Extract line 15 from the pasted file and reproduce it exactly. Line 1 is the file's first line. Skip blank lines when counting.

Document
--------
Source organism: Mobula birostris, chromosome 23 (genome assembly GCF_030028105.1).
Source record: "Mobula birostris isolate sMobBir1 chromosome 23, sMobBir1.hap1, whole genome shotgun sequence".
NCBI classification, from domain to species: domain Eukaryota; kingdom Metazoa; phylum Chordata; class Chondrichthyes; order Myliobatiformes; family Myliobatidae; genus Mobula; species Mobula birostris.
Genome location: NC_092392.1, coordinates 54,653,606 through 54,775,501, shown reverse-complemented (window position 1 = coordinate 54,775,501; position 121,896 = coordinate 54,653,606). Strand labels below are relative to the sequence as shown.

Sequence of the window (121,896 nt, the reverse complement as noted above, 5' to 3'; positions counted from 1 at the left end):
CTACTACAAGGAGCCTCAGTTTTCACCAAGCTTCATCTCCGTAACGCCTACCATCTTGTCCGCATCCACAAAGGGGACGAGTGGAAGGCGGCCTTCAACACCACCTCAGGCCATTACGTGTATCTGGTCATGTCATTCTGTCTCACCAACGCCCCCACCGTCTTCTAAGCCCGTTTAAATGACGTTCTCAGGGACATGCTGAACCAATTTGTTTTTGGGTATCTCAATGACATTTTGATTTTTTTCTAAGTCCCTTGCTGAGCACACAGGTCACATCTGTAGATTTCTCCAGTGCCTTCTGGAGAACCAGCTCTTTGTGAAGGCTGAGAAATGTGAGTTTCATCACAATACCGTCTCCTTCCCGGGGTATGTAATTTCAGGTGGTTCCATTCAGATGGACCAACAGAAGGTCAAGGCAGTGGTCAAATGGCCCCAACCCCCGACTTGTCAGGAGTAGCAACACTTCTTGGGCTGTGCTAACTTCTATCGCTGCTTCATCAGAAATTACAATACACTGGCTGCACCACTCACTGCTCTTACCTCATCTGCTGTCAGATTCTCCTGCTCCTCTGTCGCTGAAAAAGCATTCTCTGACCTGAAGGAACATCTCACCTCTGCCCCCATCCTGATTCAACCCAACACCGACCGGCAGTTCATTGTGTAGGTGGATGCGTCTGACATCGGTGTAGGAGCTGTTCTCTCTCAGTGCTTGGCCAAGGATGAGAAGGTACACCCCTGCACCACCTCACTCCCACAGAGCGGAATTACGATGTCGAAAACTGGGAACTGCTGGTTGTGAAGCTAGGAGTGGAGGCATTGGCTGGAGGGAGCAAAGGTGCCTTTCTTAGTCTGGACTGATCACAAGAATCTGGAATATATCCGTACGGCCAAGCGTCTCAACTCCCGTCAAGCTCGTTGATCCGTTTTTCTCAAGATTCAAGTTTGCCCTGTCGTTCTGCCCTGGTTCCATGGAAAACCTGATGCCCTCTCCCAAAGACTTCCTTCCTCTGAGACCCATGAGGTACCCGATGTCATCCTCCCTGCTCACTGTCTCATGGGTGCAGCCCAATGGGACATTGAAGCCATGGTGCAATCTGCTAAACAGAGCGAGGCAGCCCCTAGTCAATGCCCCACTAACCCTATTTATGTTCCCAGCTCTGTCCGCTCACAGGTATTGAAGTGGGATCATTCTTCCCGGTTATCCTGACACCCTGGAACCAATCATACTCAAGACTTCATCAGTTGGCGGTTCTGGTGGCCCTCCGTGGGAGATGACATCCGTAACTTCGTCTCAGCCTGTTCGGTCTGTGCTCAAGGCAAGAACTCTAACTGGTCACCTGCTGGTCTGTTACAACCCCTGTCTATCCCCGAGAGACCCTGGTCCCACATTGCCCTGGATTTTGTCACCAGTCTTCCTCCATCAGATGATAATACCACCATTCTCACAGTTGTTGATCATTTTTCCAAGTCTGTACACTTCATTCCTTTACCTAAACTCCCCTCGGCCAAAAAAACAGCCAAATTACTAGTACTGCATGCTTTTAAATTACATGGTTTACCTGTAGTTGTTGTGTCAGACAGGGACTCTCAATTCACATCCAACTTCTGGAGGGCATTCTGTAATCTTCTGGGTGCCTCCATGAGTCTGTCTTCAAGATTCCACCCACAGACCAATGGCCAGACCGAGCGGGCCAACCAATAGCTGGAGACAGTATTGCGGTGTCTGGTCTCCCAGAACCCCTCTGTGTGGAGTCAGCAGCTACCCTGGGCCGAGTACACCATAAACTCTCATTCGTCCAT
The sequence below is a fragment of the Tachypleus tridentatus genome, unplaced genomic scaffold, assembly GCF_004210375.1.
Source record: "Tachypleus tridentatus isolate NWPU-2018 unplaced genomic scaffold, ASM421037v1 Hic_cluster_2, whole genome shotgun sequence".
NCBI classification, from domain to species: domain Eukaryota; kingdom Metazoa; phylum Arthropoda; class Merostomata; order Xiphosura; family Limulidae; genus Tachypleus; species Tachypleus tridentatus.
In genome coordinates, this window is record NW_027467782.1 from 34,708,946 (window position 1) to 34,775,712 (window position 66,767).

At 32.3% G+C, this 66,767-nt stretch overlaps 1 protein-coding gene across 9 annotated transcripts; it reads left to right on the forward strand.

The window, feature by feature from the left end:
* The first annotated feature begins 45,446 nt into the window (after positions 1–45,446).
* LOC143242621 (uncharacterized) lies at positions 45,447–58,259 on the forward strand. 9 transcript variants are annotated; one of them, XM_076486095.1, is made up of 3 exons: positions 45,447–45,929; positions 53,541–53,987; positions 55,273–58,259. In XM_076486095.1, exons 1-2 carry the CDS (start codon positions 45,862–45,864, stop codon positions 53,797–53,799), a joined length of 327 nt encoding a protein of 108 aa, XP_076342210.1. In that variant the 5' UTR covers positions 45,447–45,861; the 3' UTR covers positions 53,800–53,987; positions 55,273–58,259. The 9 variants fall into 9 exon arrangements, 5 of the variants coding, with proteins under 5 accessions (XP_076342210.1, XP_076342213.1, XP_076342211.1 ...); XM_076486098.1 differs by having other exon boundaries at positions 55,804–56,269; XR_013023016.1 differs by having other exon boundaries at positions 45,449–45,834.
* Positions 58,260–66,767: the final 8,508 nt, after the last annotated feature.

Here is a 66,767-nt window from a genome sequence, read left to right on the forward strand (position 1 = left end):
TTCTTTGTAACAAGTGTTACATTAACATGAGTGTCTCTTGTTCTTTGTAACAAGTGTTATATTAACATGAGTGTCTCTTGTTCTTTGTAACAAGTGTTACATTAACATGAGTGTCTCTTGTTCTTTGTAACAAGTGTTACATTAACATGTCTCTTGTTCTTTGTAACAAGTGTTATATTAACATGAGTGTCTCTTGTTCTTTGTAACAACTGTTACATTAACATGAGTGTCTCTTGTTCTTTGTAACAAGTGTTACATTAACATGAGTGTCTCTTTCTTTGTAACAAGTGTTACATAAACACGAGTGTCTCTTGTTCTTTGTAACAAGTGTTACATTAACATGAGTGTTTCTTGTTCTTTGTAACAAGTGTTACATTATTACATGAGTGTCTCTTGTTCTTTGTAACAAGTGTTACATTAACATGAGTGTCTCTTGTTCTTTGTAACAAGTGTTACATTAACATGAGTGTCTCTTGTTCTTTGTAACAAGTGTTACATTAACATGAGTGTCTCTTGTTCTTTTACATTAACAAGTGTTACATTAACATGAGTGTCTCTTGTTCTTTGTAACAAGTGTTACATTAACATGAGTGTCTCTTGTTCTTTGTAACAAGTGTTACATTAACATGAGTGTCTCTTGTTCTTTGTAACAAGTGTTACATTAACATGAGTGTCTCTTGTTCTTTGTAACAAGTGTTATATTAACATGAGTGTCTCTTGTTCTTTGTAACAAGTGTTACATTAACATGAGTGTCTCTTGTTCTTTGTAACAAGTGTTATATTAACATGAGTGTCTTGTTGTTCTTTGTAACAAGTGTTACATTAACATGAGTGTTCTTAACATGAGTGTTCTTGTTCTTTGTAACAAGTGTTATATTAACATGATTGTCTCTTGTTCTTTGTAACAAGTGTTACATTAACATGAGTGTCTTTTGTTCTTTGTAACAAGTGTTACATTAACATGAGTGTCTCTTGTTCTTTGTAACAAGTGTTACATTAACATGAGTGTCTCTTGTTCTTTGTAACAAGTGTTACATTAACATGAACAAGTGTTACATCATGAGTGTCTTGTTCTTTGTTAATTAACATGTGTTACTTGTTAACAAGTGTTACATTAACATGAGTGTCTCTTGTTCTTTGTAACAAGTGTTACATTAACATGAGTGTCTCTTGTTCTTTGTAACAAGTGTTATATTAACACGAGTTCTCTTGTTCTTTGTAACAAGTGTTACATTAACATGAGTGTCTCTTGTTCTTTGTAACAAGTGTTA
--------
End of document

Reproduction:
* Positions 58,260–66,767: the final 8,508 nt, after the last annotated feature.